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Looking after children with minor common illnesses

Winter brings lots of fun things like Christmas, snow and wintery walks, but it also bring lots of not so fun things, like coughs, colds and tummy bugs. These can be rotten for both children and parents, and this page is here to help you. 
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First things first... first aid kids/medicine cabinets. What do you have at home? Is it all in date?

Here's a list you can take to a pharmacy to give you an idea of what you need. You don't need to see a GP for any of these medications, they can all be purchased over the counter. Whilst your child might get free prescriptions, it's not free to the NHS. Did you know that a trip to a GP where you get a prescription, costs your local NHS about £46 each time?
  • pain relief - make sure it's suitable for children and suitable for the age of your child. Paracetamol and ibuprofen are highly effective at helping minor ailments, such as the common cold, by reducing aches, pain and high temperatures. Aspirin must not be given to children under 16.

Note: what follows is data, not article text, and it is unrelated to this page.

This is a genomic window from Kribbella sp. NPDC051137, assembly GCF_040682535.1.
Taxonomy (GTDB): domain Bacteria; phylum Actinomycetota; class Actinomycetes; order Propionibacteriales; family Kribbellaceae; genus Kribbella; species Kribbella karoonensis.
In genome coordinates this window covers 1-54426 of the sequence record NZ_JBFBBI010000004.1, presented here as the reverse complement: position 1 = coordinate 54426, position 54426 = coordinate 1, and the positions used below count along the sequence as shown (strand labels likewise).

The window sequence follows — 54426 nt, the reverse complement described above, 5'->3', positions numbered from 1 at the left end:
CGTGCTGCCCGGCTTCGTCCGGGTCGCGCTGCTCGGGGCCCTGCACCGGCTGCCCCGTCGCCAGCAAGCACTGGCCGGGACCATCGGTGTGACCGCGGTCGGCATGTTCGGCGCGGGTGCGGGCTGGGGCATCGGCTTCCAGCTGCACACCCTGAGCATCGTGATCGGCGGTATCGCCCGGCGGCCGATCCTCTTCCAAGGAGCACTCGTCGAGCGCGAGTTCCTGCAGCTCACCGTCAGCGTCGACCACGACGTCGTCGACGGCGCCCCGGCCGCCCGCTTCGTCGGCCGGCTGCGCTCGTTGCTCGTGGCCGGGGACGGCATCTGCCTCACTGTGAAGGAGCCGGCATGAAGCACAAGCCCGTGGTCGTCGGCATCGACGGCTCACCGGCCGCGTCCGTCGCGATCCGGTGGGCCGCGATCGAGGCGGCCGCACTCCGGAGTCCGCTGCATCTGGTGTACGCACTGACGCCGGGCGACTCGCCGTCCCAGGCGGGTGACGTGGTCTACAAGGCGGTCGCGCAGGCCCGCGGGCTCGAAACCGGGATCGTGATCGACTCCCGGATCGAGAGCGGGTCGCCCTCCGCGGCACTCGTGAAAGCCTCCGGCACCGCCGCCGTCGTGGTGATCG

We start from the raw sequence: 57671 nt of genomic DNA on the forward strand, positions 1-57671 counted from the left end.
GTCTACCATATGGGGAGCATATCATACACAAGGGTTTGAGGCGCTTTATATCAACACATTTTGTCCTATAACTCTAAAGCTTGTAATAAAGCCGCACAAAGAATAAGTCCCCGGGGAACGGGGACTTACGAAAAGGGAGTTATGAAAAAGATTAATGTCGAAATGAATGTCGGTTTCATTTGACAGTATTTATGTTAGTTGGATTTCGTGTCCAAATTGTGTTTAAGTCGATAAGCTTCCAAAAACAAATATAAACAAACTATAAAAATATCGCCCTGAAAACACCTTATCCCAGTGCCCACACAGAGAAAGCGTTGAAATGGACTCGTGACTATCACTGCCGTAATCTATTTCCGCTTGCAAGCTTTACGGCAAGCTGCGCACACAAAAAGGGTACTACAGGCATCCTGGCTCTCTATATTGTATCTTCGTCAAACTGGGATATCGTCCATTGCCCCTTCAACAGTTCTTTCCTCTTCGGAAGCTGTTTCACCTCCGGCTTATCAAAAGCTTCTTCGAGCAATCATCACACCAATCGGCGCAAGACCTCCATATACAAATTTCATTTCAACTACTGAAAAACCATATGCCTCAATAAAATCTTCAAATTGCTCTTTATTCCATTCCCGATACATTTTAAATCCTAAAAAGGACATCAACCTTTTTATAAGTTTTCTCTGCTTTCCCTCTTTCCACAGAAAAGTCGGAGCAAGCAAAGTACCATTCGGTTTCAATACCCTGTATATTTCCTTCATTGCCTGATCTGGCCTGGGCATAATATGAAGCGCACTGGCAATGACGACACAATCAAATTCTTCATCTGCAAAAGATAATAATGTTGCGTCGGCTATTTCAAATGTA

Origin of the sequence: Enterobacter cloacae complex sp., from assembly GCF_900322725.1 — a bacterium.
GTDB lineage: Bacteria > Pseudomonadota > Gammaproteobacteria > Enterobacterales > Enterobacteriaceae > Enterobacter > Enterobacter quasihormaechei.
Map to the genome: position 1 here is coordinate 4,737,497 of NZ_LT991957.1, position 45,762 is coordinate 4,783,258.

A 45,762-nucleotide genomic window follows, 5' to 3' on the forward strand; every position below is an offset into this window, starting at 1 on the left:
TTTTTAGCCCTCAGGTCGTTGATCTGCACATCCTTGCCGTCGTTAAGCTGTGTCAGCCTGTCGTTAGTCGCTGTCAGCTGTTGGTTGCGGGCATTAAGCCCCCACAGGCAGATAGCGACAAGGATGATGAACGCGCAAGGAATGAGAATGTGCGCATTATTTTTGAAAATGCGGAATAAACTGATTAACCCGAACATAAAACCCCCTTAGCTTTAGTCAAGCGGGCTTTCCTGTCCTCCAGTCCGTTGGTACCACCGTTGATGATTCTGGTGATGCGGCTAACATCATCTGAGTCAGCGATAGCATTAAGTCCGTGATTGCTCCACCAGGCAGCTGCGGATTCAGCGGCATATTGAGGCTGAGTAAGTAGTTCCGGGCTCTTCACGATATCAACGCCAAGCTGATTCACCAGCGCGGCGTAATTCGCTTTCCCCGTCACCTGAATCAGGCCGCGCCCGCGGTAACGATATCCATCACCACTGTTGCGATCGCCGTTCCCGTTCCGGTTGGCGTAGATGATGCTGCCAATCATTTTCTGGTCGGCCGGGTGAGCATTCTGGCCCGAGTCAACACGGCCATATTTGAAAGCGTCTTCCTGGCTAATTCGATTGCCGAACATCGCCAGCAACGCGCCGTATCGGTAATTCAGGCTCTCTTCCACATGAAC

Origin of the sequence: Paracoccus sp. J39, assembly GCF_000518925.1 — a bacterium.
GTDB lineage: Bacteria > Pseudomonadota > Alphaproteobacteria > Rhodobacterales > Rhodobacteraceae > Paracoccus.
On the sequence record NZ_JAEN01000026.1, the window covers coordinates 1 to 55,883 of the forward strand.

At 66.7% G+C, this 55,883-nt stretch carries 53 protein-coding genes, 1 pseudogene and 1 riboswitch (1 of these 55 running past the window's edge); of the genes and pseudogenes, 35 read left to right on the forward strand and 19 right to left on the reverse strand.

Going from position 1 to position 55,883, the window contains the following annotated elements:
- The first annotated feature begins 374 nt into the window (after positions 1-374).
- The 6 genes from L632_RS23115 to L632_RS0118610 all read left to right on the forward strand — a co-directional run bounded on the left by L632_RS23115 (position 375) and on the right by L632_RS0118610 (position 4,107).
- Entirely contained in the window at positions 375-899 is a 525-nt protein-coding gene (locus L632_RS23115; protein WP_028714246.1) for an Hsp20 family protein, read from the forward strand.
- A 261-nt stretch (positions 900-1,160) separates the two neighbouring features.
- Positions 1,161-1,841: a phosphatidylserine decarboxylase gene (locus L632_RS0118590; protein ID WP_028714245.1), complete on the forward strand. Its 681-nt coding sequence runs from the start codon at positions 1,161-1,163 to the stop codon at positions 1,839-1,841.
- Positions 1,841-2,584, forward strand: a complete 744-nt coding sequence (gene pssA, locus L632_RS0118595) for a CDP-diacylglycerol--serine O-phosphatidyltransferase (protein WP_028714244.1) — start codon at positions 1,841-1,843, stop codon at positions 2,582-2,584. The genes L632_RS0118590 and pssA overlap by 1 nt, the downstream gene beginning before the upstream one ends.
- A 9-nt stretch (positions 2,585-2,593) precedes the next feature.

• oral rehydration salt (ORS) solution for dehydration from vomiting and diarrhoea. Make sure what you buy is suitable for children. The ORS solution helps replace the water and salts lost from your child's body because of the diarrhoea and vomiting.
  • tissues - because you can never have too many tissues.
  • jar of honey and a bottle of lemon juice - it really can help to sooth a sore throat, although honey is not recommended for children under one.
  • a thermometers- the NHS recommends either a digital or ear thermometer.
  • calamine lotion - to soothe any itching irritated skin or rashes such as chickenpox

Some things to remember

 

16/05/2018